The Trust for Public Land Announces $100,000 National Endowment for the Arts Grant for Community Park Planning in Wenatchee
The Trust for Public Land, in partnership with the City of Wenatchee, has received a grant from The National Endowment for the Arts’ Our Town Grant Program to establish a health festival and create community-generated art at Kiwanis Methow Park, a 1.2 acre public park in South Wenatchee. More than 4,200 residents live within a 10-minute walk of the park, which serves more Latino residents and children than any other park in the city.
Cary Simmons, Northwest Program Manager at The Trust for Public Land describes, “Coming into the neighborhood, we’d heard a lot about the community’s scarcity. It’s a vulnerable place; there aren’t enough safe sidewalks or streetlights. But as we got to know South Wenatchee better and shifted the focus to people, we found enormous abundance in culture, community pride, and energy––not scarcity.”
“The City of Wenatchee is thrilled with the NEA’s partnership and support for Methow Park,” said Wenatchee Mayor Frank Kuntz, “This park is strategically located in one of our most at risk and culturally diverse neighborhoods. After a recent trip to Mexico by City officials, we understand the importance of highlighting culture and creating investment and ownership in this park, as a catalyst for our community. This investment and our partnership with The Trust for Public Land help fortify the effort.”
During the park design process, local residents and neighborhood organizations have been working with the City to increase pedestrian safety in the neighborhood, as well as access to social services and culturally relevant community programs. To work towards these goals, The Trust for Public Land is working with city leaders, neighborhood groups, and residents through an ongoing, outreach and engagement process – to date connecting with over 900 residents at community festivals, outreach events, and informal chats in the park – to create a vision for a park that meets residents’ vision for healthy living, community gathering, and celebration of culture. Revitalizing Kiwanis Methow Park will create a place for improving overall community health by serving as a community hub designed by local residents, for local residents.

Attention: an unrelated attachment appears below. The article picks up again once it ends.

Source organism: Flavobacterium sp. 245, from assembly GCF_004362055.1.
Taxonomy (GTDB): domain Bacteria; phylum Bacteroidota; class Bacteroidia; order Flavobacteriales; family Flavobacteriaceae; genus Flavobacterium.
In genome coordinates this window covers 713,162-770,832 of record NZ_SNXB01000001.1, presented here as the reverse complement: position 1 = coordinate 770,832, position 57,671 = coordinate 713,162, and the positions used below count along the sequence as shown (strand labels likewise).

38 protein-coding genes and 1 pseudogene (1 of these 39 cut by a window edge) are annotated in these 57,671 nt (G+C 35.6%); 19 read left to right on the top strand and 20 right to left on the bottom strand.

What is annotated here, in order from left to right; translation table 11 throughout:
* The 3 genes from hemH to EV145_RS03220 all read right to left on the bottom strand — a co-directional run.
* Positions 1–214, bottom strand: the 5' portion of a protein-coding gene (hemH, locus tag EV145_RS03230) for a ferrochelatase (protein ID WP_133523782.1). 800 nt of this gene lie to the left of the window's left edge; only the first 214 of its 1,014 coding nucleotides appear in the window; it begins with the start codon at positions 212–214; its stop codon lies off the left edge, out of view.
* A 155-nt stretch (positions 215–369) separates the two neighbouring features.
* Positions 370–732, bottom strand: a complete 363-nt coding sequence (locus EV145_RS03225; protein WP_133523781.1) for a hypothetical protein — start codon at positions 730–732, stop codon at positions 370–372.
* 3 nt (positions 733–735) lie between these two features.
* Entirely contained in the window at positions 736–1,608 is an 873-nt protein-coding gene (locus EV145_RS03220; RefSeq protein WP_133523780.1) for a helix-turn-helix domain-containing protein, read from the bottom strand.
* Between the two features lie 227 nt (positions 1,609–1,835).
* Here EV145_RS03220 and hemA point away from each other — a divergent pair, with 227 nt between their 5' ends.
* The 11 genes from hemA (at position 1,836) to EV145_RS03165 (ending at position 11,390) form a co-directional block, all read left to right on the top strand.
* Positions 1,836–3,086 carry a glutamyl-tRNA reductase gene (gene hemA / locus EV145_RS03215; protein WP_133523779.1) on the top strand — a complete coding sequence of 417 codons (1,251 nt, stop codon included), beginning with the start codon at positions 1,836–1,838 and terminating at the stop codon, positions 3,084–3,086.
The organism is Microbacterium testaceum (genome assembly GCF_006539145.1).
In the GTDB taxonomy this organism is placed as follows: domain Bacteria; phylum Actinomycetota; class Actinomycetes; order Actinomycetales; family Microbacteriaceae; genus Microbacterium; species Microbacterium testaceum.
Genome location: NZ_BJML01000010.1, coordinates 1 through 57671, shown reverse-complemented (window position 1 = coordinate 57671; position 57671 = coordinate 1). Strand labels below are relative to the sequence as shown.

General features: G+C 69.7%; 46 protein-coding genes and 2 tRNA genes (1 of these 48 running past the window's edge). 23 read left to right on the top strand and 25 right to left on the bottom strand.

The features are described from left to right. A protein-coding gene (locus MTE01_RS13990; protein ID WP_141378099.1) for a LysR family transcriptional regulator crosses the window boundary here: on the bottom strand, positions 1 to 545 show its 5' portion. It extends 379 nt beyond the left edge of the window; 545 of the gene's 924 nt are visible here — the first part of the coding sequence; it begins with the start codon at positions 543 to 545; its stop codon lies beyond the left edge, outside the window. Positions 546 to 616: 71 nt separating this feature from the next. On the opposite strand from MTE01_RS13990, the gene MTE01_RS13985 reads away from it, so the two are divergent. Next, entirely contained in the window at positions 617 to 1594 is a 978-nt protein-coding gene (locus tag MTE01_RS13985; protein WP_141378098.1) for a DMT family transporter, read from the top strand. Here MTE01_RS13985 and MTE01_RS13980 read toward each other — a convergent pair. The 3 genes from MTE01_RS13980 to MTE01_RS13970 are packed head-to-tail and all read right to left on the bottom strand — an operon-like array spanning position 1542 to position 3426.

“When people do have those places to gather where everyone belongs, they strengthen their relationships”, said Misael Fajardo-Perez, a local minister. “It’s about the person knowing they have someone else to accompany them on their journey through life. Having a space to share out in the community is so important for that reason.”
“This process that The Trust for Public Land is facilitating is closing the gap that exists between South Wenatchee and the rest of Wenatchee,” says Fajardo-Perez.
Manuel Santos, a construction worker and member of South Wenatchee’s newly formed neighborhood association adds, “At the park a connection and communication begins and you find an exchange of cultures. It’s an impact in the community because you get to know your neighbors and get to know them better as a community…it helps you feel safer, get to know your neighbors, and support each other. That’s why these spaces are so important.”
This project builds upon the successful Community Wellness Festival, held in Kiwanis Methow Park in 2016, and includes the design and implementation of “Healthy Wenatchee” events at the park. These events will include health screenings for hypertension, diabetes and food insecurity, and linkage to follow up medical and social services, wellness education, arts activities for local children, and live performances by Wenatchee’s award-winning high school Mariachi band. More information will be available online at www.tpl.org/wenatcheevalley.